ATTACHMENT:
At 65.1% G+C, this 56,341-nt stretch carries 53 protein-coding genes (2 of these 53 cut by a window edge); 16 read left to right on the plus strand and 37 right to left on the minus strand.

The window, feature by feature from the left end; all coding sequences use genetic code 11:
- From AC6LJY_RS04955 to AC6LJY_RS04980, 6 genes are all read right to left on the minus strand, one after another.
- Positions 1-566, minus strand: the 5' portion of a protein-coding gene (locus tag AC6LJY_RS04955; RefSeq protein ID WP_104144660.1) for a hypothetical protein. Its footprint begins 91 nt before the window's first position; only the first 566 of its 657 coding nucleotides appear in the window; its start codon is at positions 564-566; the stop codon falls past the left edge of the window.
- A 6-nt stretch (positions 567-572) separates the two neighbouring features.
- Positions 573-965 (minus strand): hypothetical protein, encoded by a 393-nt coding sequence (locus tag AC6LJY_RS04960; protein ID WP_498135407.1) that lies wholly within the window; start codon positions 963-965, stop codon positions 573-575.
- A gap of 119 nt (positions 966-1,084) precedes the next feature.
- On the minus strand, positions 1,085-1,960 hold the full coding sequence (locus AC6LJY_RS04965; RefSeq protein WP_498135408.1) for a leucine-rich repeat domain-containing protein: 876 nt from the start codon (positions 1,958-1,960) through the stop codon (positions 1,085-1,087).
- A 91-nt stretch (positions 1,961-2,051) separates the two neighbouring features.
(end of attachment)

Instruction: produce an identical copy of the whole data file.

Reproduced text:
At 65.1% G+C, this 56,341-nt stretch carries 53 protein-coding genes (2 of these 53 cut by a window edge); 16 read left to right on the plus strand and 37 right to left on the minus strand.

The window, feature by feature from the left end; all coding sequences use genetic code 11:
- From AC6LJY_RS04955 to AC6LJY_RS04980, 6 genes are all read right to left on the minus strand, one after another.
- Positions 1-566, minus strand: the 5' portion of a protein-coding gene (locus tag AC6LJY_RS04955; RefSeq protein ID WP_104144660.1) for a hypothetical protein. Its footprint begins 91 nt before the window's first position; only the first 566 of its 657 coding nucleotides appear in the window; its start codon is at positions 564-566; the stop codon falls past the left edge of the window.
- A 6-nt stretch (positions 567-572) separates the two neighbouring features.
- Positions 573-965 (minus strand): hypothetical protein, encoded by a 393-nt coding sequence (locus tag AC6LJY_RS04960; protein ID WP_498135407.1) that lies wholly within the window; start codon positions 963-965, stop codon positions 573-575.
- A gap of 119 nt (positions 966-1,084) precedes the next feature.
- On the minus strand, positions 1,085-1,960 hold the full coding sequence (locus AC6LJY_RS04965; RefSeq protein WP_498135408.1) for a leucine-rich repeat domain-containing protein: 876 nt from the start codon (positions 1,958-1,960) through the stop codon (positions 1,085-1,087).
- A 91-nt stretch (positions 1,961-2,051) separates the two neighbouring features.